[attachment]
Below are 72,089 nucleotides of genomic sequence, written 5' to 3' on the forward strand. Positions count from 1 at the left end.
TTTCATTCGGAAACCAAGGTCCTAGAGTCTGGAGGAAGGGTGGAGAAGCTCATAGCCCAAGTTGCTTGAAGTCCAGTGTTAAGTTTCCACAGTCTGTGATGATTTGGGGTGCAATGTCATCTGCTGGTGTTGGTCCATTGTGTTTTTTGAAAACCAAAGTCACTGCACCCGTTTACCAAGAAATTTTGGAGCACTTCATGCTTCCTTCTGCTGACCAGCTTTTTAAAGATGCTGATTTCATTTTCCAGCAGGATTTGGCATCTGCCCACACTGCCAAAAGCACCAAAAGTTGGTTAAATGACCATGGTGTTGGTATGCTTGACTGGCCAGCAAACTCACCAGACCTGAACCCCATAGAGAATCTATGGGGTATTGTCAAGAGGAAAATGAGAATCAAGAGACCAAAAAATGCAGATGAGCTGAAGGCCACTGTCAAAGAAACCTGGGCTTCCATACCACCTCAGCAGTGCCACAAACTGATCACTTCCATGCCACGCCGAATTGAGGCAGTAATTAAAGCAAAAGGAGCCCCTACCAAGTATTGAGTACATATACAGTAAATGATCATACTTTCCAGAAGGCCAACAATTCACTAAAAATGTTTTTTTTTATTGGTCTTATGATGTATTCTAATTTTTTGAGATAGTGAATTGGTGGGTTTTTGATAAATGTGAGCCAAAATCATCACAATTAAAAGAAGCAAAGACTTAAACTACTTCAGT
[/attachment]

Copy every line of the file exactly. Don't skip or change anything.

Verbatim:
Below are 72,089 nucleotides of genomic sequence, written 5' to 3' on the forward strand. Positions count from 1 at the left end.
TTTCATTCGGAAACCAAGGTCCTAGAGTCTGGAGGAAGGGTGGAGAAGCTCATAGCCCAAGTTGCTTGAAGTCCAGTGTTAAGTTTCCACAGTCTGTGATGATTTGGGGTGCAATGTCATCTGCTGGTGTTGGTCCATTGTGTTTTTTGAAAACCAAAGTCACTGCACCCGTTTACCAAGAAATTTTGGAGCACTTCATGCTTCCTTCTGCTGACCAGCTTTTTAAAGATGCTGATTTCATTTTCCAGCAGGATTTGGCATCTGCCCACACTGCCAAAAGCACCAAAAGTTGGTTAAATGACCATGGTGTTGGTATGCTTGACTGGCCAGCAAACTCACCAGACCTGAACCCCATAGAGAATCTATGGGGTATTGTCAAGAGGAAAATGAGAATCAAGAGACCAAAAAATGCAGATGAGCTGAAGGCCACTGTCAAAGAAACCTGGGCTTCCATACCACCTCAGCAGTGCCACAAACTGATCACTTCCATGCCACGCCGAATTGAGGCAGTAATTAAAGCAAAAGGAGCCCCTACCAAGTATTGAGTACATATACAGTAAATGATCATACTTTCCAGAAGGCCAACAATTCACTAAAAATGTTTTTTTTTATTGGTCTTATGATGTATTCTAATTTTTTGAGATAGTGAATTGGTGGGTTTTTGATAAATGTGAGCCAAAATCATCACAATTAAAAGAAGCAAAGACTTAAACTACTTCAGT